How to Help Employees Achieve Peak Productivity

4 Minutes Read


Let’s say you’ve put together a strong team of employees. They are smart, talented, ambitious, and eager to learn. You’re satisfied with your hiring choices and optimistic about what this potentially high-performing team can achieve.

Yet, for some reason, the team so far has failed to meet expectations. Is this under-performance related to the individuals themselves, or is there something dysfunctional about your company’s culture? In other words, what’s holding the team back from accomplishing all the grand objectives needed to keep the business thriving into the future?

Here’s a look at factors that play into productivity, along with suggestions on how to make your workplace hum with high performance:

Start at the top

Achieving peak productivity often starts with the person at the top. You must be someone people want to follow and you must act as a responsible leader. As a role model, “if you work seemingly around the clock, your team may feel obliged to do the same—which wreaks havoc with their attempts to balance work and life.”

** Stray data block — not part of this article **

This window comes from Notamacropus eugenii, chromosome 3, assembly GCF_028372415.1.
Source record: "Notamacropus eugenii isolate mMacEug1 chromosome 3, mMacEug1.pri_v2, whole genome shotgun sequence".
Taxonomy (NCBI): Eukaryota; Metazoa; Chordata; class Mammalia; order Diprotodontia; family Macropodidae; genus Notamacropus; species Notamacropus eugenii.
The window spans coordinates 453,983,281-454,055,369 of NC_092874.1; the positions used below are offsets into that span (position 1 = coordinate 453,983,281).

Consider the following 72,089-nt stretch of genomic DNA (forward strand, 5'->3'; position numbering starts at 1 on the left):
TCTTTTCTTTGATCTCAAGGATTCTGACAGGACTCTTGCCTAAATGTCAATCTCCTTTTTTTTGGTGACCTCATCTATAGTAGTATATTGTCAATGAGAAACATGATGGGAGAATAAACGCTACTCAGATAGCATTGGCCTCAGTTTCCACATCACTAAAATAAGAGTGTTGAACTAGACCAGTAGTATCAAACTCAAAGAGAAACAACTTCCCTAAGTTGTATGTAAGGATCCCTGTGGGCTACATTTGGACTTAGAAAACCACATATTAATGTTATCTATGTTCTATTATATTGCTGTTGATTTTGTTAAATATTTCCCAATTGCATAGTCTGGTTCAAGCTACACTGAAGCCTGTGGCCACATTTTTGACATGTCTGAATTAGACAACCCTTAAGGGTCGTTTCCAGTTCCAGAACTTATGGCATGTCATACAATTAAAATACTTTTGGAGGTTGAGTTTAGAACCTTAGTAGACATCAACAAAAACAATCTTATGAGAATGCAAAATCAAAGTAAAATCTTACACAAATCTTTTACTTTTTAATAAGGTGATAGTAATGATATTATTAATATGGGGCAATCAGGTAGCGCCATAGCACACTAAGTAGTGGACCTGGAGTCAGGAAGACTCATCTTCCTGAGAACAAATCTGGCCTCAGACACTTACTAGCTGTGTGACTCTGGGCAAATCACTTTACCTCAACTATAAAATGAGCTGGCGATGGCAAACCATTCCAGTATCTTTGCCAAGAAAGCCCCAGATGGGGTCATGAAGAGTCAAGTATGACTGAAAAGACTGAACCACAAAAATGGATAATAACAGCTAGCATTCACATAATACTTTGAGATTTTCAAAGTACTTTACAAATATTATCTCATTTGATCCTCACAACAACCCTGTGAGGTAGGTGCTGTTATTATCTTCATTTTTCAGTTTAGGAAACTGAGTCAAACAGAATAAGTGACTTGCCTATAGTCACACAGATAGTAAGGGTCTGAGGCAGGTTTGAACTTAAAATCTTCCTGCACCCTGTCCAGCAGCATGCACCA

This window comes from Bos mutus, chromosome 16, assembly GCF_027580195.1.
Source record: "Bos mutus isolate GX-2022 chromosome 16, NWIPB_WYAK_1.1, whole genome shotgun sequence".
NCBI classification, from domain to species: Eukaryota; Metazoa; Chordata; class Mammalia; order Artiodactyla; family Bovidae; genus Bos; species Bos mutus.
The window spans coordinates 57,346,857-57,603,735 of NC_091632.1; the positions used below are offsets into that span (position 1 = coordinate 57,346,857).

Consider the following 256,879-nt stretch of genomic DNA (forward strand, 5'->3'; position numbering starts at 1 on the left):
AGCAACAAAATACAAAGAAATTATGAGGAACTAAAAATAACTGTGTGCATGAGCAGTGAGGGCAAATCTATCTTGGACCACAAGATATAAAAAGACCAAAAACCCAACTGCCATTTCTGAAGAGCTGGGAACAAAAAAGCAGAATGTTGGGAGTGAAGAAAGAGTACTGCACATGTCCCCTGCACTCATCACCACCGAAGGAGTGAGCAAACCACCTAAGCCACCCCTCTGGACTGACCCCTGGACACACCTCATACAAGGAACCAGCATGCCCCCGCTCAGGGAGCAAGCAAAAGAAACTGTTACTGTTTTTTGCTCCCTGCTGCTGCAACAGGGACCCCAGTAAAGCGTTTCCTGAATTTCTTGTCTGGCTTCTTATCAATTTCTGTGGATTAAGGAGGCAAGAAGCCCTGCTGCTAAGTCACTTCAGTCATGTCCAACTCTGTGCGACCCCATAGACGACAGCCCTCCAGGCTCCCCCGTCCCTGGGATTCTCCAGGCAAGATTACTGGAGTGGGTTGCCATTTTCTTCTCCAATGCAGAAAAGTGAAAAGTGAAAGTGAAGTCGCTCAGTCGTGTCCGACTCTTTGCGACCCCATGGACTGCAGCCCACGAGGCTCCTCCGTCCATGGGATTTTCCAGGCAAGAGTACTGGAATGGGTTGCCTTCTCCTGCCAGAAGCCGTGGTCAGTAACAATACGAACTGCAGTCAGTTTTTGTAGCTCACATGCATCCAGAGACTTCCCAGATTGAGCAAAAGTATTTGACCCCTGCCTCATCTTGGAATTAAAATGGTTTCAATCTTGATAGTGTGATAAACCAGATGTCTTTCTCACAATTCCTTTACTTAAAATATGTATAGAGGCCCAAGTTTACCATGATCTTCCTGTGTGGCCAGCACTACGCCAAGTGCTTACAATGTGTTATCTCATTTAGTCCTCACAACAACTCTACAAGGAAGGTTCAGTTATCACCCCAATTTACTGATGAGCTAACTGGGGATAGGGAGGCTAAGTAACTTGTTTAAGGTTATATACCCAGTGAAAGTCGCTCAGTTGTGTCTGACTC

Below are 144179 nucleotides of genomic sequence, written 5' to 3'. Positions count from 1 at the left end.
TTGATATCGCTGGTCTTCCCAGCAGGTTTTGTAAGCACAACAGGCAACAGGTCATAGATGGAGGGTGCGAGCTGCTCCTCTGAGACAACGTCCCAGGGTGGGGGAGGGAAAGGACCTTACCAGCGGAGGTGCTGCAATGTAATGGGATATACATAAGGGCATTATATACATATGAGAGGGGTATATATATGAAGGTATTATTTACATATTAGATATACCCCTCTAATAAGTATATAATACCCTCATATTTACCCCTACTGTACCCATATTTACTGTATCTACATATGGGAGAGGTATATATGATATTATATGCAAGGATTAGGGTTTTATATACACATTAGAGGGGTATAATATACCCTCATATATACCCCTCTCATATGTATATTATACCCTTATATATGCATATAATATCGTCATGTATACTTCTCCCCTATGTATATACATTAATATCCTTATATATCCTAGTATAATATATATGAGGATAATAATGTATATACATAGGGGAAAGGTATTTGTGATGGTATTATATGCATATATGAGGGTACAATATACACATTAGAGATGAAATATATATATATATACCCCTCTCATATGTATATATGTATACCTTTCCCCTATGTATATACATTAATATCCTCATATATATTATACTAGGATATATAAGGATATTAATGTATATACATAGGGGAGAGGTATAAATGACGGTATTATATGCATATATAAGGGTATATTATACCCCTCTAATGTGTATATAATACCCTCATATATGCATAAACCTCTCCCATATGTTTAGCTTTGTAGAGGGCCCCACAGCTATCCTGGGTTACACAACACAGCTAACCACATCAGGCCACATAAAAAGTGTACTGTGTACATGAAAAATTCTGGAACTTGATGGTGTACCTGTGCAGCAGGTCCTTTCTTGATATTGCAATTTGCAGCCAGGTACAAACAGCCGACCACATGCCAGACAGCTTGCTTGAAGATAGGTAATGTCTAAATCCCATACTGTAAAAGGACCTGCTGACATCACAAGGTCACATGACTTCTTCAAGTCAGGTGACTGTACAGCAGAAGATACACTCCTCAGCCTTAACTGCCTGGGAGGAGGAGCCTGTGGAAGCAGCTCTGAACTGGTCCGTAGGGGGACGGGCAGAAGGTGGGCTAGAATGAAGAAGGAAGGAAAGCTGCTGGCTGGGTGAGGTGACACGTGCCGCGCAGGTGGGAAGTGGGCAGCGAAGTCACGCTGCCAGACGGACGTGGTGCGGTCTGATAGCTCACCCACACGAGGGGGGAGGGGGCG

Just as importantly, if you aren’t regularly interacting with employees, “you foster a distance between yourself and the organization that tends to depress morale and productivity.”

Look at the work you’re asking people to do

In virtually every job, certain duties and responsibilities have to be met—but aren’t always very exciting to undertake. That comes with the territory, and a dedicated employee understands and accepts this.

However, if these duties and responsibilities are all that the employees do, day in and day out, it should come as no surprise if you see repeated episodes of employee burnout. Work “should not be a grind, it should not be drudgery,” as we have noted before. “People like to work in great teams that are doing great work … and they have the opportunity to do something truly special.”

Pay close attention to those tasks that consume most of your team’s time. If some of these tasks can be automated or delegated to others, look for fresh challenges to assign to your peak performers. You’ll likely see a spike in productivity right away.

Assess workplace conditions

Sometimes, productivity is hindered by a work environment that stifles initiative or otherwise frustrates people and keeps them from doing their best. Generally speaking, employees respond favorably to a workplace that has ample light and little clutter.